Self-Driving Vehicles set to hit UK roads by 2025

Self-Driving Vehicles set to hit UK roads by 2025


The government has announced plans to introduce legislation that will see self-driving vehicles on UK roads by 2025.

Funding has been calculated and allocated to help achieve the UK’s goals when it comes to autonomous vehicles as well as conducting additional research into the safety aspects of self-driving vehicles.

More than £100 million has been allocated to the project and research could include things such as tests on the performance and safety of autonomous vehicles in poor weather conditions such as heavy rain, snow, and fog.

One of the biggest concerns around self-driving vehicles has always been how they will interact with other road users and pedestrians.

That’s why research will be undertaken to see how the vehicles interact with cyclists, pedestrians, horse riders and other road users, particularly in stressful, difficult, and potentially dangerous situations.

When Could We See Self-Driving Vehicles On The Road?

Well, it might actually be sooner than 2025 that we see autonomous vehicles on the roads.

That’s because the government is planning several testing phases that will see some cars, coaches, lorries, and other vehicles with self-driving features on the UK’s motorways in 2023.

The government is keen to capitalise on the emerging self-driving market which experts predict could be worth an estimated £42 billion and create more than 30,000 jobs over the next few years.

It’s a crucial period for the evolution of vehicles and it feels as though we’re at a crossroads when it comes to the future of travel.

With petrol, diesel, and hybrid vehicles being phased out and the production of new vehicles coming to and electric cars becoming the leading mode of fuel for vehicles.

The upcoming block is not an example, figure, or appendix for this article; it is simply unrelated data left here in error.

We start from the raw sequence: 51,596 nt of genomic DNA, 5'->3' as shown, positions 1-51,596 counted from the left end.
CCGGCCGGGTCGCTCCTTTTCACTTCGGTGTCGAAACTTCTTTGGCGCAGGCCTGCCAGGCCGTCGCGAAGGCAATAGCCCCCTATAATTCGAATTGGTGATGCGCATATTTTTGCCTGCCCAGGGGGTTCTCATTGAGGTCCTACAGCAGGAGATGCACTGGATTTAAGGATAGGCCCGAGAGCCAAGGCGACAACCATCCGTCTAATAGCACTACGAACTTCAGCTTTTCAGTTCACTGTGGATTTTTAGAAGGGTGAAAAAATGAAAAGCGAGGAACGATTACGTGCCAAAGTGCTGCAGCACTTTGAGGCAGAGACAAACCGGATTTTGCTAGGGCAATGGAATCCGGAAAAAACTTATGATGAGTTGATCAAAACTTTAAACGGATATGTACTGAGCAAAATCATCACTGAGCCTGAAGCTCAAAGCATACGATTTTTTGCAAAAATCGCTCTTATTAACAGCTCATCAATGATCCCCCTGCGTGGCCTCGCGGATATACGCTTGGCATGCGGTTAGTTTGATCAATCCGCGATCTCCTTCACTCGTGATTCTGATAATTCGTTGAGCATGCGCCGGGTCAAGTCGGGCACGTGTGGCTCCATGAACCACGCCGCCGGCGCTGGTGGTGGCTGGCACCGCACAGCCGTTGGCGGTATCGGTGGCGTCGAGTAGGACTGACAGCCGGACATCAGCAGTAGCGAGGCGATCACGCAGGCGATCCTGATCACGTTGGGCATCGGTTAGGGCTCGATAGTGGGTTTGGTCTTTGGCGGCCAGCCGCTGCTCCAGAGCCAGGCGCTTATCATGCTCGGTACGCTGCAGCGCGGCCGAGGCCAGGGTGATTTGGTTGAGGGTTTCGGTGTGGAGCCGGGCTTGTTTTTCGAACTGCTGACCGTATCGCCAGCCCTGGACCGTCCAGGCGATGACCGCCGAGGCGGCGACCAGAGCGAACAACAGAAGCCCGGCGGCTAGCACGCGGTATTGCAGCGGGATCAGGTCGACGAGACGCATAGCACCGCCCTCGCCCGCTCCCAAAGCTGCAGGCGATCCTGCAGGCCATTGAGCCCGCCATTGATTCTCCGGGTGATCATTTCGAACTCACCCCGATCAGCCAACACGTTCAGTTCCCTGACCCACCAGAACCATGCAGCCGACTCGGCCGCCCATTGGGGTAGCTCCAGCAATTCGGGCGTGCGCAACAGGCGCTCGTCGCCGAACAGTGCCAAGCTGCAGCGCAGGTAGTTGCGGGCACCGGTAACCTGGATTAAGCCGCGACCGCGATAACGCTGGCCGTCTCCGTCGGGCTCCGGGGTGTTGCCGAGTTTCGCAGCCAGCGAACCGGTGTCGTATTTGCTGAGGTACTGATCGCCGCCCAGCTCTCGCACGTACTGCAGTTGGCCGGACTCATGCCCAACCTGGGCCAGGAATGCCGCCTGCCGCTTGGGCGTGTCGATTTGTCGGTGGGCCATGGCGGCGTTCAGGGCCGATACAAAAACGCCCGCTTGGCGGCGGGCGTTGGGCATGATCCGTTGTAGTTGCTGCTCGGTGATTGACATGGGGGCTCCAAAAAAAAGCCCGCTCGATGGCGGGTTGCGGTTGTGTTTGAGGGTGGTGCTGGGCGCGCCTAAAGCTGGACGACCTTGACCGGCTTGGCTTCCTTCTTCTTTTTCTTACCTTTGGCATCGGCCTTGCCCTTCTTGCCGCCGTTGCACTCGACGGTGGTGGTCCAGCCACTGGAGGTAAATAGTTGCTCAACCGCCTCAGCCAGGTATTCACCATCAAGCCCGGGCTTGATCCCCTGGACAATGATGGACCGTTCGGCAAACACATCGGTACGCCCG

But it does also open the door for further technological developments and that’s why autonomous vehicles are being explored and developed at an increasingly rapid pace.

The Safety Issue…

The reality with self-driving vehicles is that people’s tolerance of incidents is always going to be lower.

Trust in the technology needs to be developed through rigorous and careful testing phases and a gentle introduction onto the roads, which might mean a slower phasing in of autonomous vehicles.

The legal parameters haven’t yet been set for operating self-driving cars – but the government has confirmed some things, including that the use of mobile phones will still be illegal in self-driving mode.

Given that autonomous commercial vehicles could be on the road in the summer, the government is under pressure to develop a legal framework for self-driving vehicles that covers a wide range of issues.

A full programme of testing will be developed to ensure that self-driving vehicles are only approved after meeting strict standards, and a programme of information will be available to drivers to help them use vehicles safely.

What do you think of the prospect of self-driving commercial vehicles being on the road this year? Would you consider autonomous vehicles for your fleet? Let us know in the comments below.